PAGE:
County, Bel Air boast `Tree City USA' title

Forestry: Devotion to greenery pays off with foundation's designation.

April 18, 2004|By Amanda Ponko | Amanda Ponko,SUN STAFF

The National Arbor Day Foundation has granted the designation "Tree City USA" to Harford County and to Bel Air in honor of the area's dedication to urban and community forestry programs.

Four standards are required to receive the designation:

The city or county must have a board or department devoted to tree preservation - the Harford County Tree Conservation District Board and the Town of Bel Air Tree Committee serve in this capacity.

The city must have a tree-care ordinance - the Maryland Forest Conservation Act requires a certain amount of trees after development projects are completed.

The city must have an annual budget for maintaining forestry of at least $2 per citizen.

The city must hold an official Arbor Day ceremony.

Harford County's ceremony, sponsored by local environmental organizations, was held April 9 at Edgeley Grove Park in Benson. Dozens of volunteers from Scouting groups and local high schools prepared more than 1,800 tree shelters.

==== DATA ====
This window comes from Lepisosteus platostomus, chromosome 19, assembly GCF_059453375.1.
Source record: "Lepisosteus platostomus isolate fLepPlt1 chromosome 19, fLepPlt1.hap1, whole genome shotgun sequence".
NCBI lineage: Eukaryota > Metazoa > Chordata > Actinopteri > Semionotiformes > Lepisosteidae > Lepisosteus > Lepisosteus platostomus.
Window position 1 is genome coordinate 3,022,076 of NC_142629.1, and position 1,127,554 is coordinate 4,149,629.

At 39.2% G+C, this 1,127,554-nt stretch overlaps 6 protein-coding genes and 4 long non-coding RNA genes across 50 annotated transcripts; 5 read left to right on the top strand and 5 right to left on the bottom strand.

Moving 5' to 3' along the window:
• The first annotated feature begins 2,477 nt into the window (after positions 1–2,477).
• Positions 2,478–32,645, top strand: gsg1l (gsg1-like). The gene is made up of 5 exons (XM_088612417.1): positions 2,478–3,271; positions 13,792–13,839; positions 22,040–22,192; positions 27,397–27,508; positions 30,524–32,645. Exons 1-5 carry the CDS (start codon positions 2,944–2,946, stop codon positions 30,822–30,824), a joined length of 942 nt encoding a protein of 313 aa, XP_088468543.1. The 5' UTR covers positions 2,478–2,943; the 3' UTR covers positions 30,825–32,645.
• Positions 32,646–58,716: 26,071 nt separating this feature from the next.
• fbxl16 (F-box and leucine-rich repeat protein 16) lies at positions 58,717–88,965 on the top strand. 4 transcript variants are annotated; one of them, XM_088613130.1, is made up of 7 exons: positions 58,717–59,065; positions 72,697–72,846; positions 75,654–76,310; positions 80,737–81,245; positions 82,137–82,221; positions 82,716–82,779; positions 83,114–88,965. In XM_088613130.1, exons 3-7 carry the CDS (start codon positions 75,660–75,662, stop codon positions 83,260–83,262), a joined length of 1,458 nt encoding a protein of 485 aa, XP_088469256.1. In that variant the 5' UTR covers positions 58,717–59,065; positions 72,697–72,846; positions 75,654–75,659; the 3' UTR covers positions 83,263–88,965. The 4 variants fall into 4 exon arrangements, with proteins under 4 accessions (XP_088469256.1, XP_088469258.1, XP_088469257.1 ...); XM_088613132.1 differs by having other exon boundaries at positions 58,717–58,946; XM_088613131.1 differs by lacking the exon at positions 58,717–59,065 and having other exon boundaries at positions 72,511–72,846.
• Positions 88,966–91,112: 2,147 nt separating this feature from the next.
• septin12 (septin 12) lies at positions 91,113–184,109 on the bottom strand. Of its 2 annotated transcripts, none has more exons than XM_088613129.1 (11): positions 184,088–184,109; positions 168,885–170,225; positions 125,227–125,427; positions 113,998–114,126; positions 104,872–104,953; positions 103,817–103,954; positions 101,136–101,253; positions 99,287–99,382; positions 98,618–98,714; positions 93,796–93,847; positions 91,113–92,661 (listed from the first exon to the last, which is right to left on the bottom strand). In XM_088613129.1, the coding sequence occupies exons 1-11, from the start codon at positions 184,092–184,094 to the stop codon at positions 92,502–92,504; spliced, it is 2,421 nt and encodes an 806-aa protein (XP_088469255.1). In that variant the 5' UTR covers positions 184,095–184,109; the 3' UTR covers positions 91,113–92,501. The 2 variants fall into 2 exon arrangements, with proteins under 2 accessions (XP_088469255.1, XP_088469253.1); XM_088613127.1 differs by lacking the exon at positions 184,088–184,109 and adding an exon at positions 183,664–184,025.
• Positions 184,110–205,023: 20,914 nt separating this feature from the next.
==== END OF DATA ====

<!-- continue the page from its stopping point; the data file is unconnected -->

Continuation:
The event included a presentation of the award to the county and a ceremonial tree planting by County Executive James M. Harkins.

Merrie Street, county director of government and community relations, said forestry in Harford County is of great significance to Harkins.

"It's very important to him to maintain the quality of life," she said. "He wants to preserve the environment he had as a child, and that involves replanting these trees."

The National Arbor Day Foundation is a nonprofit organization committed to educating people about the importance of trees to ensure environmental benefits for future generations. Thousands of cities and towns have been named a Tree City USA.

Mike Huneke of Pylesville, a forester for the Maryland Department of Natural Resources and project manager for Harford and Cecil counties, said being named a Tree City USA is an honor. It indicates that the area's urban trees, those owned by the county and Bel Air, are maintained.

"It's quite an undertaking," he said. "Urban shade trees enhance air quality, aesthetics and social well-being. Trees lower energy costs and provide a habitat for songbirds and squirrels."

Huneke said he hopes that the region's tree activists will continue to develop and cherish its forests and urban foliage.

"We need to maintain this resource," he said. "We need to create a viable urban forest resource that's not hazardous and that's well-maintained. And that's what they're being recognized for. ... Harford, you're doing it right."

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